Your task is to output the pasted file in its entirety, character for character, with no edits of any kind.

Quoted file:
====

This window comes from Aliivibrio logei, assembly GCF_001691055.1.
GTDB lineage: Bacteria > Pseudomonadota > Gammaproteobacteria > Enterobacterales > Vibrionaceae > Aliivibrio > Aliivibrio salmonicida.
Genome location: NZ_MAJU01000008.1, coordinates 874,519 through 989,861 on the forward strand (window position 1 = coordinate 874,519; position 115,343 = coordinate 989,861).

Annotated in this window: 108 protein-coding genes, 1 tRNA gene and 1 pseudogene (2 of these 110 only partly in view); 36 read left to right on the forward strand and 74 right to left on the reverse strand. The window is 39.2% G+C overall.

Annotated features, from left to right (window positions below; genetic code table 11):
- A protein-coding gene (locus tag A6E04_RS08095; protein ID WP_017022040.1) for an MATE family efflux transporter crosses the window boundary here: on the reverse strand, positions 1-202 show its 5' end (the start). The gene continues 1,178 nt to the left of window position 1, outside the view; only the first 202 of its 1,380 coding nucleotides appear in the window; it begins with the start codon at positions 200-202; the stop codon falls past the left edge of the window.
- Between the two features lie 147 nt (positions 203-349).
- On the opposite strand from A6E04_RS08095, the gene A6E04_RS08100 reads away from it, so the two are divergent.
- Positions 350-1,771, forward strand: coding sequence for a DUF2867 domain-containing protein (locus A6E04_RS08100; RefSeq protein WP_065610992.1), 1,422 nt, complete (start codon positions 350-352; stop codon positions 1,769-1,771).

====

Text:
This window comes from Aliivibrio logei, assembly GCF_001691055.1.
GTDB lineage: Bacteria > Pseudomonadota > Gammaproteobacteria > Enterobacterales > Vibrionaceae > Aliivibrio > Aliivibrio salmonicida.
Genome location: NZ_MAJU01000008.1, coordinates 874,519 through 989,861 on the forward strand (window position 1 = coordinate 874,519; position 115,343 = coordinate 989,861).

Annotated in this window: 108 protein-coding genes, 1 tRNA gene and 1 pseudogene (2 of these 110 only partly in view); 36 read left to right on the forward strand and 74 right to left on the reverse strand. The window is 39.2% G+C overall.

Annotated features, from left to right (window positions below; genetic code table 11):
- A protein-coding gene (locus tag A6E04_RS08095; protein ID WP_017022040.1) for an MATE family efflux transporter crosses the window boundary here: on the reverse strand, positions 1-202 show its 5' end (the start). The gene continues 1,178 nt to the left of window position 1, outside the view; only the first 202 of its 1,380 coding nucleotides appear in the window; it begins with the start codon at positions 200-202; the stop codon falls past the left edge of the window.
- Between the two features lie 147 nt (positions 203-349).
- On the opposite strand from A6E04_RS08095, the gene A6E04_RS08100 reads away from it, so the two are divergent.
- Positions 350-1,771, forward strand: coding sequence for a DUF2867 domain-containing protein (locus A6E04_RS08100; RefSeq protein WP_065610992.1), 1,422 nt, complete (start codon positions 350-352; stop codon positions 1,769-1,771).